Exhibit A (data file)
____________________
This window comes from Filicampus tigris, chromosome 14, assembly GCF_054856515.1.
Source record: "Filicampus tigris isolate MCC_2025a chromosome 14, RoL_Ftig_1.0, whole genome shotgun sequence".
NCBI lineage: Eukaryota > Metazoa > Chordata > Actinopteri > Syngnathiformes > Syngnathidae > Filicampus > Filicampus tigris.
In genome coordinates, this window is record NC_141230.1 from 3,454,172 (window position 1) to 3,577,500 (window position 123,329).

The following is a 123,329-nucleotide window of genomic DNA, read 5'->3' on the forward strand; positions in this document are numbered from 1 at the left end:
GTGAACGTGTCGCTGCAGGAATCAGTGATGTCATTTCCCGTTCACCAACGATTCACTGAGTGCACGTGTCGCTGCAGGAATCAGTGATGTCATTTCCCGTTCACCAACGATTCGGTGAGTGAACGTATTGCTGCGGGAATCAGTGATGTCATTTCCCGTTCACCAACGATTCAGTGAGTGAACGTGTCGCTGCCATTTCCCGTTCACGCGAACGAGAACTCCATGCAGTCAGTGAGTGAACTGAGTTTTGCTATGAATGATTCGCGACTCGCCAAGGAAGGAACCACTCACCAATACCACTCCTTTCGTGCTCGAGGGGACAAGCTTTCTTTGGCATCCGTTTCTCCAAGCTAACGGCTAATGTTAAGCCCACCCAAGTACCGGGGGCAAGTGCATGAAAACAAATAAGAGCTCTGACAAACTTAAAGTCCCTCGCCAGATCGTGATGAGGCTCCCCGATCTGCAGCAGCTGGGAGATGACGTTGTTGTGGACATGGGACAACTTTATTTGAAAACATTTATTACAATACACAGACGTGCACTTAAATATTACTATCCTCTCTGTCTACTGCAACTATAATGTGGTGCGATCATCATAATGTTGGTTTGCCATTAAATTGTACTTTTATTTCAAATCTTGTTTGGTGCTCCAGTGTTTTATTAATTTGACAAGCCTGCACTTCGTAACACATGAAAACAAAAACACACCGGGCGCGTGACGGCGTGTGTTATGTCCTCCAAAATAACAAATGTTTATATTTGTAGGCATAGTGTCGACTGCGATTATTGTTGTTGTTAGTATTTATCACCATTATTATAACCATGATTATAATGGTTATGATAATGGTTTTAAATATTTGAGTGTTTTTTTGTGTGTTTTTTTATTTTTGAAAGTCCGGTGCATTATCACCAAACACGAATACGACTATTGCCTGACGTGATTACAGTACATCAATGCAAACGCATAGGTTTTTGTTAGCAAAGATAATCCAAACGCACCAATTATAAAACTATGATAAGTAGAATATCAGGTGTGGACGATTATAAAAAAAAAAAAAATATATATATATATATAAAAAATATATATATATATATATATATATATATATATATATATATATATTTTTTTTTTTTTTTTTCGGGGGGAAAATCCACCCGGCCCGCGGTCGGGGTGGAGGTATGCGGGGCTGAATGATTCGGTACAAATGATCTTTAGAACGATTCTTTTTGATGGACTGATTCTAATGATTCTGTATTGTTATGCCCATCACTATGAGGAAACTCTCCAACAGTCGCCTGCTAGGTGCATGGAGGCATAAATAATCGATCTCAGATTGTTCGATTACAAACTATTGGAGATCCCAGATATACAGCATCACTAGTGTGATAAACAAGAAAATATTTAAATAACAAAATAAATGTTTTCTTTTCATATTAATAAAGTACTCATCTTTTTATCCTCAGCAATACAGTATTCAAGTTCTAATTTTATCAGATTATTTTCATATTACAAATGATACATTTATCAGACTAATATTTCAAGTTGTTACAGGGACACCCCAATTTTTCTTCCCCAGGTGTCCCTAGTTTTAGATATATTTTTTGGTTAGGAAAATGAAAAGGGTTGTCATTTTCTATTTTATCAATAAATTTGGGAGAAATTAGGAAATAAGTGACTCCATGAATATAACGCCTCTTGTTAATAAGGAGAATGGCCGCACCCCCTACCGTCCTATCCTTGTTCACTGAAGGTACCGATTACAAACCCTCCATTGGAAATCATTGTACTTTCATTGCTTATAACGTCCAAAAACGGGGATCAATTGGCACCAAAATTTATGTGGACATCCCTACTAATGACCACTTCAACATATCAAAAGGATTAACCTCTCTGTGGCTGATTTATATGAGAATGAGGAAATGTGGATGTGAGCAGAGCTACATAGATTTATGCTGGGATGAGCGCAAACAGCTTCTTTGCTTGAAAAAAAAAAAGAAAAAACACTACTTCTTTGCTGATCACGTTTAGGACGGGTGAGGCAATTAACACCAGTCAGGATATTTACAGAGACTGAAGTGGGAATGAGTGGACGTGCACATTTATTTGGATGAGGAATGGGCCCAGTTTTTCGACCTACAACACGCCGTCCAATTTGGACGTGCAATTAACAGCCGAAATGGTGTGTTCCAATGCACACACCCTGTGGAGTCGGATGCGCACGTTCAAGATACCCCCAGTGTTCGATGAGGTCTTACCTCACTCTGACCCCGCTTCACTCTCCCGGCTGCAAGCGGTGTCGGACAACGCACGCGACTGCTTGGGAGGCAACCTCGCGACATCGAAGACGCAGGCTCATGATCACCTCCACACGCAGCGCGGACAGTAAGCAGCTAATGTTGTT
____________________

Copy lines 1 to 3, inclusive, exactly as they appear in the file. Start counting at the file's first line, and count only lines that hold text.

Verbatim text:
This window comes from Filicampus tigris, chromosome 14, assembly GCF_054856515.1.
Source record: "Filicampus tigris isolate MCC_2025a chromosome 14, RoL_Ftig_1.0, whole genome shotgun sequence".
NCBI lineage: Eukaryota > Metazoa > Chordata > Actinopteri > Syngnathiformes > Syngnathidae > Filicampus > Filicampus tigris.